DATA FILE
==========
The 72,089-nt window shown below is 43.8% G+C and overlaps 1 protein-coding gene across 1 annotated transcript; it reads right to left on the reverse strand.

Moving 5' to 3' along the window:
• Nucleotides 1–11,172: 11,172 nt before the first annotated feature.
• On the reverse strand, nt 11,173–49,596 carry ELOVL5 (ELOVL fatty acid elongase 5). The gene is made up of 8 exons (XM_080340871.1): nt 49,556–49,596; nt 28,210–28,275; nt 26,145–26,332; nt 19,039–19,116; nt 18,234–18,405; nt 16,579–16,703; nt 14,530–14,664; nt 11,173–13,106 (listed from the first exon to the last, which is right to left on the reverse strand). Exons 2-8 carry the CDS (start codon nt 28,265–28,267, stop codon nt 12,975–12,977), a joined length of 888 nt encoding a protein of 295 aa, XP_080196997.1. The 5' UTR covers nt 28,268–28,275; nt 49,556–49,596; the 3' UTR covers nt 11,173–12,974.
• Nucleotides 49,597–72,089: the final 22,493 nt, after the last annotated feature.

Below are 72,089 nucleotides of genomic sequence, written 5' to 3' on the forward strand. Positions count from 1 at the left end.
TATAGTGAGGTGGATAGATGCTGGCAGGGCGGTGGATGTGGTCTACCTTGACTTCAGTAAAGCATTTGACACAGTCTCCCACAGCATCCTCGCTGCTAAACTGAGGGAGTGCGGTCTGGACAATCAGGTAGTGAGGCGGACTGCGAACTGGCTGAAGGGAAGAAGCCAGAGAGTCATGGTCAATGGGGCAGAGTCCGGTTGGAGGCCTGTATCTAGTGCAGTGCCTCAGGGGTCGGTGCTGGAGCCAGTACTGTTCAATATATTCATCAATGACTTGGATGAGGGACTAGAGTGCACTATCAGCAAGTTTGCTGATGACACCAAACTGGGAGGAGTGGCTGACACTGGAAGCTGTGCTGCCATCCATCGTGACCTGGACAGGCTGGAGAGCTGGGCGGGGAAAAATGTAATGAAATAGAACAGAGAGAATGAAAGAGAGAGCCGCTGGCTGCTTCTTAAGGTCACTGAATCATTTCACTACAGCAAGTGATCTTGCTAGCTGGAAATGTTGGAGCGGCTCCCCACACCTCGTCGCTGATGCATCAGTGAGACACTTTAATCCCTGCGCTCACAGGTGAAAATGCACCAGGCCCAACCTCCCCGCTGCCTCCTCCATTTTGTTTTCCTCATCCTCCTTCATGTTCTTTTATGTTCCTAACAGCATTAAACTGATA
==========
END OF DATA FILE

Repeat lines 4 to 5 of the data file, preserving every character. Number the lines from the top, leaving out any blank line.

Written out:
• On the reverse strand, nt 11,173–49,596 carry ELOVL5 (ELOVL fatty acid elongase 5). The gene is made up of 8 exons (XM_080340871.1): nt 49,556–49,596; nt 28,210–28,275; nt 26,145–26,332; nt 19,039–19,116; nt 18,234–18,405; nt 16,579–16,703; nt 14,530–14,664; nt 11,173–13,106 (listed from the first exon to the last, which is right to left on the reverse strand). Exons 2-8 carry the CDS (start codon nt 28,265–28,267, stop codon nt 12,975–12,977), a joined length of 888 nt encoding a protein of 295 aa, XP_080196997.1. The 5' UTR covers nt 28,268–28,275; nt 49,556–49,596; the 3' UTR covers nt 11,173–12,974.
• Nucleotides 49,597–72,089: the final 22,493 nt, after the last annotated feature.